Posted inArt

Beer with a Painter: Josephine Halvorson

Josephine Halvorson and I met on a late winter day when the chill was starting to melt, and talked over omelettes at the window of the Red Cat in Chelsea. It was early on a weekday, the restaurant felt quietly elegant, the light outdoors mellowed by cloud cover. As Halvorson noted, even the potatoes in our omelettes were perfectly soft.

Posted inArt

Closely Watched Trains: Josephine Halvorson and Charles Demuth

A studio visit prompted these thoughts about Josephine Halvorson’s paintings, which Nancy Princenthal has characterized as “resolutely airless and mute.”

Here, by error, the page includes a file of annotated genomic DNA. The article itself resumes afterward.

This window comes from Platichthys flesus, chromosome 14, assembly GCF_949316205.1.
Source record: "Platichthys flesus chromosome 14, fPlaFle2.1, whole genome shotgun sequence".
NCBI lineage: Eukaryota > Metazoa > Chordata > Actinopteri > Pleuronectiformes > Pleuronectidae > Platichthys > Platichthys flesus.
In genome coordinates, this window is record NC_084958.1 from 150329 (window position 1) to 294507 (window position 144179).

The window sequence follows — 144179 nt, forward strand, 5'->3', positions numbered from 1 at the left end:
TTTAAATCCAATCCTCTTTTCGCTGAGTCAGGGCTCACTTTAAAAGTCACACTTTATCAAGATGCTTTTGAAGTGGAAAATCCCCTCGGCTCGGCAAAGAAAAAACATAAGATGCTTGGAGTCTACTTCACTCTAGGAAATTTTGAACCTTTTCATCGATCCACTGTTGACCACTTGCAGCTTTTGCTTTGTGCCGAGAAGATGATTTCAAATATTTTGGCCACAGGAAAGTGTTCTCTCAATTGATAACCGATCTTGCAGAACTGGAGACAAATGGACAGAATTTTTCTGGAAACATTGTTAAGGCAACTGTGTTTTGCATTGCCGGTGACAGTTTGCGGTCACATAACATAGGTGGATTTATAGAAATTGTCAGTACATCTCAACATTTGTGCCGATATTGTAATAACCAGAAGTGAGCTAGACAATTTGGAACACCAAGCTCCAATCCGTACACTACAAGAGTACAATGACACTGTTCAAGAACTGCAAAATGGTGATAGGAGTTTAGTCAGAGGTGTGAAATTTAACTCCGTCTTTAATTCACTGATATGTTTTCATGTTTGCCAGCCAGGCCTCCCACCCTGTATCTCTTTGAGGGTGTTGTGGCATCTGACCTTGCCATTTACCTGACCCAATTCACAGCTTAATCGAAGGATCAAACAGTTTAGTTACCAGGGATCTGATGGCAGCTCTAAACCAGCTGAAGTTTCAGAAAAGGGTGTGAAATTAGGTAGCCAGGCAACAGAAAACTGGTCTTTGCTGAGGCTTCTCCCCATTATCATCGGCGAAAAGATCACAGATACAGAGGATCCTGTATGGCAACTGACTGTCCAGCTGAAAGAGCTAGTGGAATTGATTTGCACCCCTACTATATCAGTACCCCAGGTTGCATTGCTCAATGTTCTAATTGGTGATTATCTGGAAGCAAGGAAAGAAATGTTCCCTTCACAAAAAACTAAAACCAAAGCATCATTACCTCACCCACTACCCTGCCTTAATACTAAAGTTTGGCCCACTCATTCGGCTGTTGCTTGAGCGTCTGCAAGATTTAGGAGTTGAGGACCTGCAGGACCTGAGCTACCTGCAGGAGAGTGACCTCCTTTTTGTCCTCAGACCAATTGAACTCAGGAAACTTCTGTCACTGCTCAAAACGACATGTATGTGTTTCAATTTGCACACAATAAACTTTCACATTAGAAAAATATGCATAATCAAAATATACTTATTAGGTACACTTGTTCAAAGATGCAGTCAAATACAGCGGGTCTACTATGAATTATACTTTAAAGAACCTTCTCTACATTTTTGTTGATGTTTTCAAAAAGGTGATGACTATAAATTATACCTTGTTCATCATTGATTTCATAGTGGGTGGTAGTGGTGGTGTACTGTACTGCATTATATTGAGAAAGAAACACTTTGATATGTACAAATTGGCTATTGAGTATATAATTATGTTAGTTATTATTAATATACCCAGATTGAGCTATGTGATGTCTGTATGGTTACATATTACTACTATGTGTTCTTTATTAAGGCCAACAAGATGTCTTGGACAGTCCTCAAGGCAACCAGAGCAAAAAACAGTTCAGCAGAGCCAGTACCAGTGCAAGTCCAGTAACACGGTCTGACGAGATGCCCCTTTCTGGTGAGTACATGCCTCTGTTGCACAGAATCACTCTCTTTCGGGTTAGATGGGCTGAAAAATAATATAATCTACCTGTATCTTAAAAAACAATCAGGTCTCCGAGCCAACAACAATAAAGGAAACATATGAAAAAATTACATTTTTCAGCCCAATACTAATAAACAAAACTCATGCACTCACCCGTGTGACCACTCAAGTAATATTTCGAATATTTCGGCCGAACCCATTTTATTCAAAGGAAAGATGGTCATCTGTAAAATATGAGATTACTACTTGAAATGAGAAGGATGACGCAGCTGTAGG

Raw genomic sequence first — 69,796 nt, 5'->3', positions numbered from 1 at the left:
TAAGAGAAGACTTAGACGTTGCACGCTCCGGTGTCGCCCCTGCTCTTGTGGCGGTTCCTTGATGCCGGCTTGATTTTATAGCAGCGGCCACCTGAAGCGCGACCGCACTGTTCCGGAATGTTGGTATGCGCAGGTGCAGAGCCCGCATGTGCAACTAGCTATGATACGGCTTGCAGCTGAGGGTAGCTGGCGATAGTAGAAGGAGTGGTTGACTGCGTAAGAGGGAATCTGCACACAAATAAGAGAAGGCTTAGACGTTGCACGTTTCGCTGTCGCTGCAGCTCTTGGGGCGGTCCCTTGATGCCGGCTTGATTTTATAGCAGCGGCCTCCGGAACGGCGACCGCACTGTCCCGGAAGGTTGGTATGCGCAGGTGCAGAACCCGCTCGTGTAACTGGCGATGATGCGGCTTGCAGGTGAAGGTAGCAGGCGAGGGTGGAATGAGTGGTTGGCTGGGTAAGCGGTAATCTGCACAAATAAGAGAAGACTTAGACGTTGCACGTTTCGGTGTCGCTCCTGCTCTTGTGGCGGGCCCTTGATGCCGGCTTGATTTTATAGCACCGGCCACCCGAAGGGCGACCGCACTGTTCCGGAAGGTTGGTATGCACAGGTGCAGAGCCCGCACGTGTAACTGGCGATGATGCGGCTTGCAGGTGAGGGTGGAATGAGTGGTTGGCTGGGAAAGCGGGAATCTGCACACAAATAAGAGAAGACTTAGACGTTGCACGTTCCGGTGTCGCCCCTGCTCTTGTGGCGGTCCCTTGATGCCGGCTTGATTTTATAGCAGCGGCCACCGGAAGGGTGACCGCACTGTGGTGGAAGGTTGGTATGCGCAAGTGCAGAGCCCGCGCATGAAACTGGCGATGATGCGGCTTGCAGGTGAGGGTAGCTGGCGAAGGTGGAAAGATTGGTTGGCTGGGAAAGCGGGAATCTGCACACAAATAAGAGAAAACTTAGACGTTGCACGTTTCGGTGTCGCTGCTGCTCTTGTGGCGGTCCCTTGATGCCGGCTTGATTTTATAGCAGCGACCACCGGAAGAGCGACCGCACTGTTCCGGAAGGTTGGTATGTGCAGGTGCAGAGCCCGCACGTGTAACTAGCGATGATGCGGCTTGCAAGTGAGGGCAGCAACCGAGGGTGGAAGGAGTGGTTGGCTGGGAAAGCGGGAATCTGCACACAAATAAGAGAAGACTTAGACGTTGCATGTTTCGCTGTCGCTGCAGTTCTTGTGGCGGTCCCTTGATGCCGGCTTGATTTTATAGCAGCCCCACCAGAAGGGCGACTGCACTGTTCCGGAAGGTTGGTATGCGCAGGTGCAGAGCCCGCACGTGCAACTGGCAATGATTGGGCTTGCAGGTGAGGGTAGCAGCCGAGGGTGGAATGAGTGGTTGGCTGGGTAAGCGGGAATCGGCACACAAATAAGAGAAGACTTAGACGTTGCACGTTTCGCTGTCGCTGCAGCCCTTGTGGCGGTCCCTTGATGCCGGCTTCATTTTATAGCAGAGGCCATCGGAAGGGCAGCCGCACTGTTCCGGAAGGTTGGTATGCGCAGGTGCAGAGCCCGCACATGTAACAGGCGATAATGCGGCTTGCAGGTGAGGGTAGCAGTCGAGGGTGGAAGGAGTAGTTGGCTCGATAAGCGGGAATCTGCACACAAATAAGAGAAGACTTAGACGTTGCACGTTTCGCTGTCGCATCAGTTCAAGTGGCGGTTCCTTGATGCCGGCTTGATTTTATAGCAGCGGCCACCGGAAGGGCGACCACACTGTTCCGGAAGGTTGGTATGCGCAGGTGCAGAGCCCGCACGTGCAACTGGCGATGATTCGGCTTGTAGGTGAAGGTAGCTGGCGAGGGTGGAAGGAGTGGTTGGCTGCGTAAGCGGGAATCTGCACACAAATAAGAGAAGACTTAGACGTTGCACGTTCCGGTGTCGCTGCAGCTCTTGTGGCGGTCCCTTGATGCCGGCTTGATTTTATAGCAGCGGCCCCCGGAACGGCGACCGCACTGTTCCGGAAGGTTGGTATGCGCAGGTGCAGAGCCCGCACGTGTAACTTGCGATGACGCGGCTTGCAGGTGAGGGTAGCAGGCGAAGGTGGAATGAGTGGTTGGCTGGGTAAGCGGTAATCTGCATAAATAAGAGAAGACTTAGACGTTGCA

Halvorson depicts close-up views of largely flat surfaces, often with a rectangle framed within the painting’s rectangle. In addition to conveying little depth, the surfaces usually contain a space we cannot see into, or they feature a closed door or doors. These tensions inflect our experience of the artist’s work, with its slow dance between the visible and the hidden, and between sight and touch. She seems to want the viewer to smell her objects as much as see them, to become familiar with the scarred and punctured surface (or skin) of their silent “faces.” For her, painting isn’t confined to sight. She lives in a world of things, not images – a three-dimensional realm far removed from the flattened realm of popular culture and the mass media.